Exploring sport coaching and psychology
Exploring sport coaching and psychology

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Exploring sport coaching and psychology

7.1 Exploring further

Here you will spend a few more minutes looking further into innovation 14.

Activity 6 Michael Johnson visits Halo Neuroscience

Timing: Allow about 15 minutes

In this video, Michael Johnson hears from Daniel Chao, the founder of Halo Neuroscience. How does the video expand your understanding of the claims made about this innovation? Can you detect any opinion that Michael has about this innovation?

Download this video clip.Video player: Michael Johnson meets Daniel Chao
Skip transcript: Michael Johnson meets Daniel Chao

Transcript: Michael Johnson meets Daniel Chao

So we're in San Francisco. We're on our way to see a company called Halo. And they are a technology company that makes a device and a system that supposedly will create this optimised learning state.
The prototype I'm about to check out has many applications in the medical space, but can also potentially help athletes amplify their training.
I'm always wondering, what's next? What's not out yet that's coming, that's on the horizon? So that really excites me. And in this city, you do get a chance to see some of those things.
Daniel Chao is part of the team of neuroscientists exploring every athlete's holy grail, their own untapped potential.
We're making a wearable device that stimulates the motor cortex. It's the part of the brain that's responsible for human movement. It puts the brain in a state of what we call hyper learning.
So what is the benefit to an athlete?
Let's think about something very practical. So if I had you just put out one rep as hard as you possibly can-- let's say that's 100 pounds-- on a leg extension machine. If I were to apply an external muscle stimulator to your muscles, I'm sure I could pretty easily get 200 pounds out of you.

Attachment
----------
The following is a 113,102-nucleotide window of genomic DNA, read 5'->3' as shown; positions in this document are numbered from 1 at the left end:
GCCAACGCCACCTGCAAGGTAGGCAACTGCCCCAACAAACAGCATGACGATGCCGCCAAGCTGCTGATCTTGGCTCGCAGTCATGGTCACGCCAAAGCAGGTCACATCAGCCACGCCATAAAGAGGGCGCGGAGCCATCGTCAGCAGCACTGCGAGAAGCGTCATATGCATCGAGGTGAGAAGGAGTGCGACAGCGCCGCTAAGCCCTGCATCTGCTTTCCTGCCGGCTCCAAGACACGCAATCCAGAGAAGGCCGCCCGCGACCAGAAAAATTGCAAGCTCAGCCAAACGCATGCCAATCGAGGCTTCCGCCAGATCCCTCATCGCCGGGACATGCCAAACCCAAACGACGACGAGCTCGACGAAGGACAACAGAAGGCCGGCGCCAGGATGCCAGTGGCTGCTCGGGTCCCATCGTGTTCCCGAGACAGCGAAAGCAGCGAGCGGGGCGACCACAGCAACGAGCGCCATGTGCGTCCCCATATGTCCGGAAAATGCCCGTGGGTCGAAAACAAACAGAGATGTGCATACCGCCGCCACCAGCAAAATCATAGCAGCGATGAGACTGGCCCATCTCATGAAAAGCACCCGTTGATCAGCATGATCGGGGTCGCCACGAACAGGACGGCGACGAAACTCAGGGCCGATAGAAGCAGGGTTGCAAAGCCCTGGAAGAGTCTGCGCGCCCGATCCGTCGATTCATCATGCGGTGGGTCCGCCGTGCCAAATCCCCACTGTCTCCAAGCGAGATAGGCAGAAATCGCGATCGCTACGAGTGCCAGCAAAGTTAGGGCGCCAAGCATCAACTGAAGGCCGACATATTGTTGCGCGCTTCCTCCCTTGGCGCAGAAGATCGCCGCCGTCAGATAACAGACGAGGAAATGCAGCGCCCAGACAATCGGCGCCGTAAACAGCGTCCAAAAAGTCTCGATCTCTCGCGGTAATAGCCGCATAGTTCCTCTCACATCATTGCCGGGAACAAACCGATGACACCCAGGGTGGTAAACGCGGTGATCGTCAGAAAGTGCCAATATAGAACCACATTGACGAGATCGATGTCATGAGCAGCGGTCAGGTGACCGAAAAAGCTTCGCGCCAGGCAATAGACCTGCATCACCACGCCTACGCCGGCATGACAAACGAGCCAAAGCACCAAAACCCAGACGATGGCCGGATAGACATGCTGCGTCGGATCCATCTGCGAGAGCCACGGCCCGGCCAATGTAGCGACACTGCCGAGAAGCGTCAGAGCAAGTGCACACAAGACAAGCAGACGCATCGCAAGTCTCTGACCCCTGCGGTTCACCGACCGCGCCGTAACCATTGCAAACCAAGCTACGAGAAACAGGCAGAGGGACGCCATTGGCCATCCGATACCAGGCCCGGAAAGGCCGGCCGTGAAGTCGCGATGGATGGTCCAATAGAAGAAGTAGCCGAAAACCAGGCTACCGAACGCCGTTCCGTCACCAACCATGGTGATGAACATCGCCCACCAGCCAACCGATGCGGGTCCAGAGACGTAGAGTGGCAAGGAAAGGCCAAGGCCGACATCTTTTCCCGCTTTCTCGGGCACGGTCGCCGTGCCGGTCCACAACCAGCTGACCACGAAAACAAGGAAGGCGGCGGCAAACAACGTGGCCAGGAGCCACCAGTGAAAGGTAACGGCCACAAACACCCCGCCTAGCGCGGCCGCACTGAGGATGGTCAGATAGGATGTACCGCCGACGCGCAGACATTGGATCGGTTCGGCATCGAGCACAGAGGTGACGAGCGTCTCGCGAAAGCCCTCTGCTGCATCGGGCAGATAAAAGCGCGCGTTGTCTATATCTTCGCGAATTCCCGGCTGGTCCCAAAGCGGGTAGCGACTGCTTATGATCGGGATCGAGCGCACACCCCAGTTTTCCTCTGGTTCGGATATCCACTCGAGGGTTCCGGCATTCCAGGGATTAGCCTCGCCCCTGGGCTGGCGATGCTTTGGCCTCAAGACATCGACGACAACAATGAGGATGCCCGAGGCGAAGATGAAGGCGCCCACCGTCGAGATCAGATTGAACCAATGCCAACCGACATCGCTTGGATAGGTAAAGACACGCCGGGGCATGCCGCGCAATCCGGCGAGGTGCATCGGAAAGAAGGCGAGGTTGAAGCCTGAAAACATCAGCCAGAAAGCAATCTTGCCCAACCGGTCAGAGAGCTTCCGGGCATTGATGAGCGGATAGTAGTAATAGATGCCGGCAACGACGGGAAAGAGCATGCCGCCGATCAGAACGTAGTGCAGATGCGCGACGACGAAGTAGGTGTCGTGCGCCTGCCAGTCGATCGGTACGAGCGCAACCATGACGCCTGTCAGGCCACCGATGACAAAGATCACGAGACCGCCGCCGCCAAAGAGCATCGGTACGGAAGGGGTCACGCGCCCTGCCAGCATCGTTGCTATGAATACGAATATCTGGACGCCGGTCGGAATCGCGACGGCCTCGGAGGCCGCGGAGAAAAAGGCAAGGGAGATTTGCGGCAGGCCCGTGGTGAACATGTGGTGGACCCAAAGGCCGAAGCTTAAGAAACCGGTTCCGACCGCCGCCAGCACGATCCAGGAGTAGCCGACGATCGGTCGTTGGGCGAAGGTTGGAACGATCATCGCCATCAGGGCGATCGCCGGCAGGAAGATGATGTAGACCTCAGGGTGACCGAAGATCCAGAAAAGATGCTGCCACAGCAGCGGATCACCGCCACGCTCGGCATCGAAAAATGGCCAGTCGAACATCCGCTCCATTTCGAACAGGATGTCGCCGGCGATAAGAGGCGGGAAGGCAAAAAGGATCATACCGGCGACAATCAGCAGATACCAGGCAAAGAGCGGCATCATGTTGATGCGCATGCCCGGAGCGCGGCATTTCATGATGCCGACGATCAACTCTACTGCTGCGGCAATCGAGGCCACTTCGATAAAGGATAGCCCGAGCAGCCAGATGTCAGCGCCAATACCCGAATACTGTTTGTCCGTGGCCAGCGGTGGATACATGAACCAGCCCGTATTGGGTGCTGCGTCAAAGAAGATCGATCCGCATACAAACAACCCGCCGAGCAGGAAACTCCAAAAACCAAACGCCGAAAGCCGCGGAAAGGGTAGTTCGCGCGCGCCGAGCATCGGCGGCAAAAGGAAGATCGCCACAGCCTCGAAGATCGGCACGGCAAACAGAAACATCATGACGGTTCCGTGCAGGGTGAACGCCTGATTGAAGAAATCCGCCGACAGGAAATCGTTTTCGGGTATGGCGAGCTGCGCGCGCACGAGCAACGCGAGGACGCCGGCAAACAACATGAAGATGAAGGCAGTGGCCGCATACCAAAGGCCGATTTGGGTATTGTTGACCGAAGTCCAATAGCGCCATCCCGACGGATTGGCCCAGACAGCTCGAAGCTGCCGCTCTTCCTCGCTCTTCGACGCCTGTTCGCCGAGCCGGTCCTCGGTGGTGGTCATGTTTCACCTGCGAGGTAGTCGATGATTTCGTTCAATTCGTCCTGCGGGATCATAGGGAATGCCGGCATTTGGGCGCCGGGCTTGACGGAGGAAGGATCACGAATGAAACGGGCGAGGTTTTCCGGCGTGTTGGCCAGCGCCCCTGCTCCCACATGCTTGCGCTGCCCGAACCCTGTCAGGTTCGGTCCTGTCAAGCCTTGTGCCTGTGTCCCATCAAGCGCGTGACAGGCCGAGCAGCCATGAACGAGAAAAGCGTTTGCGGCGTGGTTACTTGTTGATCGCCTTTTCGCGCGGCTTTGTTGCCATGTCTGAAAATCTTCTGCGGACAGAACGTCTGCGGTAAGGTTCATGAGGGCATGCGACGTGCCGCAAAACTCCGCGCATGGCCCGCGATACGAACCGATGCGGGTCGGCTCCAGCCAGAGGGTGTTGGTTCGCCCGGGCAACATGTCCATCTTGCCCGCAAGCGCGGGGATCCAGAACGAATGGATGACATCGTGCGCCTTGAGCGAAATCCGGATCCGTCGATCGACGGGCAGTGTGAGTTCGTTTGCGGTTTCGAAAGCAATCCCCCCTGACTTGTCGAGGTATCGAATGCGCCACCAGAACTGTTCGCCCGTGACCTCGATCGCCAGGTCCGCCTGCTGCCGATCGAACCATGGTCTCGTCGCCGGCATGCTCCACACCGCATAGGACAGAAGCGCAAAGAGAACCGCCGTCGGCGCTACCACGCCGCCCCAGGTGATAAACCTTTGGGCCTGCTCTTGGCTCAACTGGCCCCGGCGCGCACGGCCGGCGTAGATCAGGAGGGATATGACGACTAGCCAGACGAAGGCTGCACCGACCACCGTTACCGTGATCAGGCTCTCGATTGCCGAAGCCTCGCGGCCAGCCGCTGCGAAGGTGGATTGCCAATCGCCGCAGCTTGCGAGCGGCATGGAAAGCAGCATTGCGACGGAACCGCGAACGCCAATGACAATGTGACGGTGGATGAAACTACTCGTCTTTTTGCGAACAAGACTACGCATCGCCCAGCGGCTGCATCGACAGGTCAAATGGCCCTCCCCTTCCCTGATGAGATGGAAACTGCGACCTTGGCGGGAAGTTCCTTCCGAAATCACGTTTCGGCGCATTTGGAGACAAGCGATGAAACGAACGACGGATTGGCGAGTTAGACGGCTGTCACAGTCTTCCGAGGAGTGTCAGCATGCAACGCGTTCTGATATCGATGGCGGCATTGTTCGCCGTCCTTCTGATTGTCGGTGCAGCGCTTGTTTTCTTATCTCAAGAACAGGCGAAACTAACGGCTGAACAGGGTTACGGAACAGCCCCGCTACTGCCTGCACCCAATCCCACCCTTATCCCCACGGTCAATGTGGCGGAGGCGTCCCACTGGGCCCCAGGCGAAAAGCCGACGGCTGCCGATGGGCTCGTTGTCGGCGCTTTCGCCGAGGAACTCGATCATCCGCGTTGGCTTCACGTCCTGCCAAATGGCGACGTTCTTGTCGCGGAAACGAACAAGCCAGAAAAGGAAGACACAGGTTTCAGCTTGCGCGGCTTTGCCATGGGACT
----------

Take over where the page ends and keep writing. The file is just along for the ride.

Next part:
So you're leaving a lot on the table. And it's not limited by your muscles. It's limited by your brain. So what we're doing is we're preparing the brain for a workout.
All athletes understand the importance of warming up their body before they train. So why not stimulate your brain before a performance?
What we have here is our prototype version of the device. And you could see the business end of the system where the neurostimulation happens. And that we have set up to target the part of the motor cortex that's responsible for the movement of the legs.
Ryan, maybe you could tell us what you're feeling.
It's just like a slight tingling. But you really can't feel much.
Yeah, it's just really a mild amount of electricity that we're using here.
What is the benefit that you would be looking for specifically in this trial from the stimulation?
We're hoping to see at a given power output that the cyclist will have a lower heart rate, so that he's more efficient. And that we can measure his blood lactate levels and it would be reflected there as well. So in this case, the cyclist is literally learning how to be more efficient on the bike.